Such a move, to penalise the populace for sins committed by politicians, can create panic and, worse, social revolution. The own funds of the well connected are, obviously, stashed away in secret offshore bank accounts. It is believed that the biggest losers in the Cypriot haircut were Russian mafia.

Fearing such social unrest, there is some thinking on inserting RFID chips into humans, as a 'security measure'. We have seen how the US Government has trampled upon personal privacy in the name of security. It has the ability to, and has used it, to snoop on telephonic and electronic conversations of world leaders. RFID chips are already in use for pets, in order to track down missing ones. This would be an Orwellian nightmare.

A reading of daily news reveals how economic stress and joblessness are eroding morals. The daily stories of rapes and murders paint a distressing picture of what India, once the most enlightened and progressive of civilisations, has become. Corruption, and the absence of justice (witness the lethargy in pursuing criminals) has eaten into the moral fabric.

For India one of our biggest concerns is energy security; the bill for import of crude oil creates a huge current account deficit and leads to a weakening Indian Rupee. In order to encourage discovery of our own oil/gas resources, the Government has, recently, doubled the price of gas, in advance of the forthcoming NELP Xth round of auctions of oil and gas blocks. But, as T N Ninan points out the NELP X is bound to fail. Primarily because we do not have a single point clearance, and entrepreneurs are not wanting to run from pillar to post, with potfuls of grease, to obtain them from multiple agencies, any of which have the power to stall the project (witness the decadal delay in granting permission to POSCO for the largest FDI investment ever).

So the sweetner of doubling the gas price may yet not help in selling the blocks. The doubling of gas prices, however, adds to the fiscal deficit. Producers of fertilisers, who got gas at lower rates, would be badly hit. The likely additional burden on urea subsidy would be Rs 9,000-9,500 crores.

Investors, both foreign and domestic, are also unenthused when they see how the system protects fraudsters and not their victims. In the NSEL case, the Commissioner of Police has publicly stated that Jignesh Shah was involved upto his ears. Now it is disclosed that the parent company, Financial Technologies, was also in the know of the shenanigans at NSEL and, in fact, had advanced money to a defaulting borrower!. Why, then, are they yet free, and are being treated with kid gloves? Does the UPA want to send a message that it is in cohoots with fraudsters and does not care about the victims? Does it hope, given its track record in other scam cases in coal, telecom, CWG etc., that its citizens, who are all savers, would forgive and forget?

In corporate news of interest, the Government is trying to reduce its fiscal deficit by sale of its shareholding in companies. Its holding in Indian Oil Corporation is being dumped on to ONGC and OIL, who, being majority owned by GOI, are forced to accept it. Examples of bad corporate governance. Coal India has been compelled to declare a generous dividend which benefits its majority owner, the GOI. This leaves less money in the hands of Oil and Natural Gas Corporation Ltd. (ONGC), OIL, and Coal India, to invest in furthering India's energy security and more in the hands of the UPA, to fritter away in wasteful expenditure.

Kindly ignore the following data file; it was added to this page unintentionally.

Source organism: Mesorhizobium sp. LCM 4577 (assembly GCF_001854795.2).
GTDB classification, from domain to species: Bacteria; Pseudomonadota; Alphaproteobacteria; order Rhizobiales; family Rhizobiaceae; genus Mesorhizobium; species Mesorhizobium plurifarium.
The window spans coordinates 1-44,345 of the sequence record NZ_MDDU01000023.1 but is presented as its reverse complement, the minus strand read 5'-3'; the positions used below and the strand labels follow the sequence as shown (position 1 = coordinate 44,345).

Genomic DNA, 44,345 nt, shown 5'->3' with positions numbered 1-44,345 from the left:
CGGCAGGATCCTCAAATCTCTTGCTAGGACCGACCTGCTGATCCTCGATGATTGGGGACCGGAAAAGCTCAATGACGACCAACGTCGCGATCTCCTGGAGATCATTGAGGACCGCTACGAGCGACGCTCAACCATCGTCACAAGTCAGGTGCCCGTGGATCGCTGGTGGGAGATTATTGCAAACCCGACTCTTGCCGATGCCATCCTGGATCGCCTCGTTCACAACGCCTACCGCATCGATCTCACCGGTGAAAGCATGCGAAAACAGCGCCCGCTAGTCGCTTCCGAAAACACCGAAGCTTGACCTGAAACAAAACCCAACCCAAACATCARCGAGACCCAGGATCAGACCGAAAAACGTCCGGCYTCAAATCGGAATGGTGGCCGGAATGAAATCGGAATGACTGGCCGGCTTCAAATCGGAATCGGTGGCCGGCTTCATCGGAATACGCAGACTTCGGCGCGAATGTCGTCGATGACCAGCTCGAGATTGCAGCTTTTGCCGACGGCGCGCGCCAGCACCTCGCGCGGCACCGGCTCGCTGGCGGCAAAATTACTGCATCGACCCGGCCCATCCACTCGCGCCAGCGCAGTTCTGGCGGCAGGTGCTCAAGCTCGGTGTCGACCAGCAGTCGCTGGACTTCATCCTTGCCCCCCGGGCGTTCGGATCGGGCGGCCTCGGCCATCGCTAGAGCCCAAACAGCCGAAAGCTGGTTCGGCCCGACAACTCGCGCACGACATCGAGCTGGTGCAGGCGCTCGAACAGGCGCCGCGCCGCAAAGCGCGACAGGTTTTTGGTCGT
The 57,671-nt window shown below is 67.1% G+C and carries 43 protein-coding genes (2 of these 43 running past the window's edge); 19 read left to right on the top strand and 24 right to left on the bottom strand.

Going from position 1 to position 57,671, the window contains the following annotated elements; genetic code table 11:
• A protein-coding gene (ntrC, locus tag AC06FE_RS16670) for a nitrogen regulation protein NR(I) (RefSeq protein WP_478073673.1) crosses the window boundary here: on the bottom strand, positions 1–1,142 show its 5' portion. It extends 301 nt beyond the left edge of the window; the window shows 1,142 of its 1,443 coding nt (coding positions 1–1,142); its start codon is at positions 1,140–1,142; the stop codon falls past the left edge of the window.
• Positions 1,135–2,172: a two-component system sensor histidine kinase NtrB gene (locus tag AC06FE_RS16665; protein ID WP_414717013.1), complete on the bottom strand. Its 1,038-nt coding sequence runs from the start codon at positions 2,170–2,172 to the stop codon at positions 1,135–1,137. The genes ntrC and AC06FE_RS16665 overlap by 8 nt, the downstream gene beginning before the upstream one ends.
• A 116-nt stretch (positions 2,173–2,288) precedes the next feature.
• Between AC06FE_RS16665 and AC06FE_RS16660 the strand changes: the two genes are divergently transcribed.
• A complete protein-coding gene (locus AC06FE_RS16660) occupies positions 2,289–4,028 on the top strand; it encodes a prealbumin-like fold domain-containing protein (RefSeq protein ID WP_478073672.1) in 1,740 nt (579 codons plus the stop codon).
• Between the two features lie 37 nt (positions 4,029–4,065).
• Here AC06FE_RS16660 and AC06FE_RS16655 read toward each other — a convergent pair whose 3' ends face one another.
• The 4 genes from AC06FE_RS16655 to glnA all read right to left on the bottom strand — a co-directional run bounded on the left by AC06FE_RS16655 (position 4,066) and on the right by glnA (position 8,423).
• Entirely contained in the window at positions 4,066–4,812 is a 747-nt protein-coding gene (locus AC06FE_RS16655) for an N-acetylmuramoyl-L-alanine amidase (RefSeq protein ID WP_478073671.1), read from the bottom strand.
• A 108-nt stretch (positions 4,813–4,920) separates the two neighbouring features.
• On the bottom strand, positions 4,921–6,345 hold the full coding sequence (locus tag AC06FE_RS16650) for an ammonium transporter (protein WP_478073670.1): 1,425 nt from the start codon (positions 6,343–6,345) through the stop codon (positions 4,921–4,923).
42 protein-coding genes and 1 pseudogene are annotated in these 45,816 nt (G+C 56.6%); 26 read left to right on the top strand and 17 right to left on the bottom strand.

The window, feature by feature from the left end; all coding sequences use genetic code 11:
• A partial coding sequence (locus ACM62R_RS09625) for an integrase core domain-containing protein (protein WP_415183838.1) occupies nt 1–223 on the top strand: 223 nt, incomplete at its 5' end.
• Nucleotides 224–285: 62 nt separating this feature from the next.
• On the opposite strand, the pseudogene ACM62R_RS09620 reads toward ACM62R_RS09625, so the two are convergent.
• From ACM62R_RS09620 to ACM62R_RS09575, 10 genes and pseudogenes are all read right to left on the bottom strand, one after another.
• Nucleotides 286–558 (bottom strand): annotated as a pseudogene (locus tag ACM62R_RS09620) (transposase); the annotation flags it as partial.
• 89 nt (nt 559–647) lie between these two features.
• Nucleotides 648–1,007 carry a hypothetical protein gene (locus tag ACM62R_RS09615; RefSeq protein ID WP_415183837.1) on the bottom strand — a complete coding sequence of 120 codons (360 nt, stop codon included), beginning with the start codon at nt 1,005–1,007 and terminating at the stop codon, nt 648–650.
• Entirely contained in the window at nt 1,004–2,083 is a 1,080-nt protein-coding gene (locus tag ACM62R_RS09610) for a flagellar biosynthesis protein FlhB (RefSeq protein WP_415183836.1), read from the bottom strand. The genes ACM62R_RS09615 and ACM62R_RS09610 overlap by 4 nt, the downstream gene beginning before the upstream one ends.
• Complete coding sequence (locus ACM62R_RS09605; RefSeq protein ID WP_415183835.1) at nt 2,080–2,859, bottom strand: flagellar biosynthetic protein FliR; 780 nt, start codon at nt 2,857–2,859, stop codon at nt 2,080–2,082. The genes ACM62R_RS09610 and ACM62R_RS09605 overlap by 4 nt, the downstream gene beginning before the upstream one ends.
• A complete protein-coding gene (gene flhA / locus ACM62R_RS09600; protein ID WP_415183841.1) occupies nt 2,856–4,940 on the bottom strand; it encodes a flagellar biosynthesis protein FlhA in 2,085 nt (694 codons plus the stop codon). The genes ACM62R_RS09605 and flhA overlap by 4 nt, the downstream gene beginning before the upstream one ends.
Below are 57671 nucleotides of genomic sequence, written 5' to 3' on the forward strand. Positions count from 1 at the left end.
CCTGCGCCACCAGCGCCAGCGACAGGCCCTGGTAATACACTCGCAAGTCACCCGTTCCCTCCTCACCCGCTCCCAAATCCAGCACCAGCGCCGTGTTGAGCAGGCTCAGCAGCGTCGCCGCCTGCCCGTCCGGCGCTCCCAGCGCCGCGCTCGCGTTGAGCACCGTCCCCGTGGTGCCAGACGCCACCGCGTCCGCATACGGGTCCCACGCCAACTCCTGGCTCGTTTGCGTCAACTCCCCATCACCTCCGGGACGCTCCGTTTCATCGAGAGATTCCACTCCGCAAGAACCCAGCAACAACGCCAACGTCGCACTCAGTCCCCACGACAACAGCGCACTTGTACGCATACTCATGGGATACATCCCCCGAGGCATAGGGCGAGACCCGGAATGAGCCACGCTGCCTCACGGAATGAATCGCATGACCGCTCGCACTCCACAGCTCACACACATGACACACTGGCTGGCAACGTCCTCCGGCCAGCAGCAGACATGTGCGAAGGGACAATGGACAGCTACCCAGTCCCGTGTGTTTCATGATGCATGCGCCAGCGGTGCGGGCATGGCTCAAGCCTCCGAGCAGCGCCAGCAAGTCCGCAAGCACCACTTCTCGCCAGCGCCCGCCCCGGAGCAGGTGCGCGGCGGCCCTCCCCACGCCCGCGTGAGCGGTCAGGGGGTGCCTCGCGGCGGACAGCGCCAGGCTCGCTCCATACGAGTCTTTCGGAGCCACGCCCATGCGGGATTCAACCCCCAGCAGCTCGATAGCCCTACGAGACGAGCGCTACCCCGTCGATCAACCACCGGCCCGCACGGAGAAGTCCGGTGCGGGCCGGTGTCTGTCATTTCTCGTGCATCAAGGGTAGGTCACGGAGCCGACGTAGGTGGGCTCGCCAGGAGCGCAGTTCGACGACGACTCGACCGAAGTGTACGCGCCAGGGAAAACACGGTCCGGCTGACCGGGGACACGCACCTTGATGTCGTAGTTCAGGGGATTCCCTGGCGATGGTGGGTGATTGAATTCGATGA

The foreign investors continue to have faith in the India story, and to pump in money. Last week the BSE-Sensex rose 305 points, to end at 21,063, and the NSE-Nifty gained 90, to close at 6,261.

The investors are banking on a new Government that will get things moving. A lot, thus, depends on the shape the new Government will take. Would it be a coalition, which seems likely, and if so, will it be able to get things moving? Or would one party be able to muster enough votes to chalk out its economic agenda? Share your views on the Equitymaster Club.

J Mulraj is a stock market columnist and observer of long standing. His weekly column on stock markets has run for over 27 years. An MBA from IIM Calcutta, he has been a member of the BSE. He is Conference Head - India, for Euromoney. A keen observer of events and trends, he writes in a lucid yet readable style and takes up issues on behalf of the individual investor. Nothing pleases him more than a reader who confesses having no interest in stock markets yet being a reader of his columns. His other interests include reading, both fiction and non-fiction, bridge, snooker and chess.

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1 Responses to "Productivity, jobs, inflation and morals"
Jan 19, 2014
Regarding Europe,please note that Ireland is forcing it's young graduates to find work overseas as there are no jobs at home.Noticed the scam here to bring the unemployment numbers down?
Also, we all know that NPLs have been re-christened NPAs-another accounting FRAUD.
All the excess liquidity in the form of fiat dollars is sloshing around the world inflating stock and real-estate pries.It won't be long before the bubble pops!